James O’Rourke: A life cut short by a devastating disease

James O'Rourke
James O’Rourke

I have wanted to know the cause of my great grand uncle James O’Rourke’s death and to find out why he only lived to his mid-30s. I went online to General Register Office in Northern Ireland and did a search for James’ death certificate. I was unable to read the horrible handwriting on it, so I ordered a copy to be mailed to my home. Yesterday, after at least two weeks waiting, I received it in my mailbox. James died April 20, 1902 in the Kilkeel Workhouse. James’ cause of death as phthisis (a word I had to look up) or in other words, tuberculosis.

When I think about what happened to him, I’m deeply saddened. James died at the age of 36 in 1902 in Kilkeel, Ireland. He was in the prime of his life. He was married and had a young child — Mary Catherine O’Rourke. James also had a job in Liverpool, maybe not a very desirable job, but he was earning money and supporting his family. The family frequently came back to his home in Ireland to visit.

We know little about James’ life before he died. What we do know is this: He was born in Ballintur  near Killowen in what is now Northern Ireland in 1864. His parents were James O’Rourke and Mary Hughes O’Rourke and he was the couple’s third child. Tragically their second child, Francis, died in infancy from cholera. James was named after his father and had three brothers growing up: my great grandfather John, who was older than he, and two younger brothers, Thomas and Francis.

James at some point — probably in the early 1890s — left Ireland for Liverpool because there was little work in Ireland outside of farming during the late 19th century and early 20th century. James married Rose Rogers, the sister of his elder brother’s wife. He worked on the docks in Liverpool as a coal porter, probably loading and unloading coal on the many ships that docked in England’s busiest port. James and Rose had two children, both girls, though one, Annie Josephine Ivy, died tragically when she was eleven months old  in 1901.

The affects of tuberculosis

Today, those who work in education might have to get a “TB” tuberculosis test. Other than that, no one really thinks about the disease anymore because antibiotics pretty much takes care of it. But before the discovery of antibiotics, in the 19th and early 20th centuries it was a devastating disease. Tuberculosis caused more deaths than any other disease in the 19th century. By the late 19th century, 70 to 90% of the urban populations of Europe and North America were infected with tuberculosis, and about 80% of those individuals who developed active tuberculosis died of it.1

Tuberculosis was one of the most feared diseases in the world at that time and highly contagious. The disease affected the urban poor mostly because it thrived where conditions were crowded with poor sanitation. 2 James lived in Liverpool and worked on the docks where conditions were ripe for the spread of turberculosis bacillus.

After James came down with the disease, he probably knew he was going to die because most people did. The death certificate says he was ill for four months. If he was a typical tuberculosis victim, he would have suffered from fatigue, night sweats and a general “wasting away.”3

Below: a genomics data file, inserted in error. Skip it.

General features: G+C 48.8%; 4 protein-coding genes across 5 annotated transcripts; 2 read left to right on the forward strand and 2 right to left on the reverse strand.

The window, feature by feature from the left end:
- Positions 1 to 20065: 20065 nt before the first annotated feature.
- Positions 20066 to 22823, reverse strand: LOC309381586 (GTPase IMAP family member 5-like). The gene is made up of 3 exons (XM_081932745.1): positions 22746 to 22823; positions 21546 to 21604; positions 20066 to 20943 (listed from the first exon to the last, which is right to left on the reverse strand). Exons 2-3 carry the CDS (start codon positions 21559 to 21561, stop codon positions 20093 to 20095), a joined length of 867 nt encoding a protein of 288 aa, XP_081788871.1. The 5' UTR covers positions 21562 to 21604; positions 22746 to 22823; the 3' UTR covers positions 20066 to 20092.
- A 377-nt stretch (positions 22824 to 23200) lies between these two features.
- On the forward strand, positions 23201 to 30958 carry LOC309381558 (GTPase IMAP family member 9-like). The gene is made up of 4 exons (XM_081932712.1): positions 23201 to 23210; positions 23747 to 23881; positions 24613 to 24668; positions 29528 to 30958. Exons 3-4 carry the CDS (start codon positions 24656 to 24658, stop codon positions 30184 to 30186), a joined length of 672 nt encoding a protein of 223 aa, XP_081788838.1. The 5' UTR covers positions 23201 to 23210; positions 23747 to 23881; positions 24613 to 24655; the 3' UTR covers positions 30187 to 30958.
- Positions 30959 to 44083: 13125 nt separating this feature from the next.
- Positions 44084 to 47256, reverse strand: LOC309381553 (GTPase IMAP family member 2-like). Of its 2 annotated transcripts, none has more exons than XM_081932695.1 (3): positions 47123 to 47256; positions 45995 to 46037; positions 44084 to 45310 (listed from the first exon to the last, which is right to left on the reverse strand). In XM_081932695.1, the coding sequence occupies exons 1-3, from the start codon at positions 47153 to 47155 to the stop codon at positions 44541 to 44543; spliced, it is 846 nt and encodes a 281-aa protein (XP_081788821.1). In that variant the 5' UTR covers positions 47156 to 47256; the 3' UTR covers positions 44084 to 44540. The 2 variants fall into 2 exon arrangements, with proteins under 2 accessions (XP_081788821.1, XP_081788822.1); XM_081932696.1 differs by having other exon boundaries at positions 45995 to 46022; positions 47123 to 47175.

The Kilkeel Workhouse

The Kilkeel Workhouse and fever hospital where James O’Rourke was hospitalized and eventually died.

James and his family returned to Ireland after he became sick. Generally, tuberculosis victims were isolated and James was no different as he ended up hospitalized in the Kilkeel Workhouse. Interestingly, the Kilkeel Workhouse was originally built to house the poor and destitute (Poor House) of the Newry-Mourne area in 1840.4 Later, during the famine, a fever hospital was added to the site, where James eventually died. That hospital still stands today.

I feel sad for James that he suffered with this terrible affliction for four months. Also, I feel sad for Rose who lost her husband just one year after losing a child. Especially I feel sad for Mary Catherine, who lost her father at the young age of three. I, too, lost a father at a young age (five). If Mary Catherine’s experience was anything like mine, she probably didn’t comprehend her father’s death and loss until many years later.


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  1. “Tuberculosis in Europe and North America, 1800–1922.” Open Collections Program: Contagion, Tuberculosis in Europe and North America, 1800–1922. N.p., n.d. Web. 23 May 2017. <http://ocp.hul.harvard.edu/contagion/tuberculosis.html>.
  2. “Early Research and Treatment of Tuberculosis in the 19th Century.” American Lung Association Crusade. N.p., n.d. Web. 23 May 2017. <http://exhibits.hsl.virginia.edu/alav/tuberculosis/>.
  3. “Early Research and Treatment of Tuberculosis in the 19th Century.” American Lung Association Crusade. N.p., n.d. Web. 23 May 2017. <http://exhibits.hsl.virginia.edu/alav/tuberculosis/>.
  4. Higginbotham, Peter. “Kilkeel, Co. Down.” The Workhouse in Kilkeel, Co. Down. N.p., n.d. Web. 23 May 2017. <http://www.workhouses.org.uk/Kilkeel/>.

4 thoughts on “James O’Rourke: A life cut short by a devastating disease

  1. How very, very sad, indeed, Lois. My heart aches for both Rose and her daughter, Mary Catherine. How very strong and resilient was Rose…She experienced such loss in her life-as a child, a young mother and young wife!

    Thank you, once again, Lois, for researching, writing and sharing this story.

    PS: How very handsome was James!

    1. Cassie, I never knew how bad tuberculosis was before the discovery of antibiotics. I learned something writing this post.

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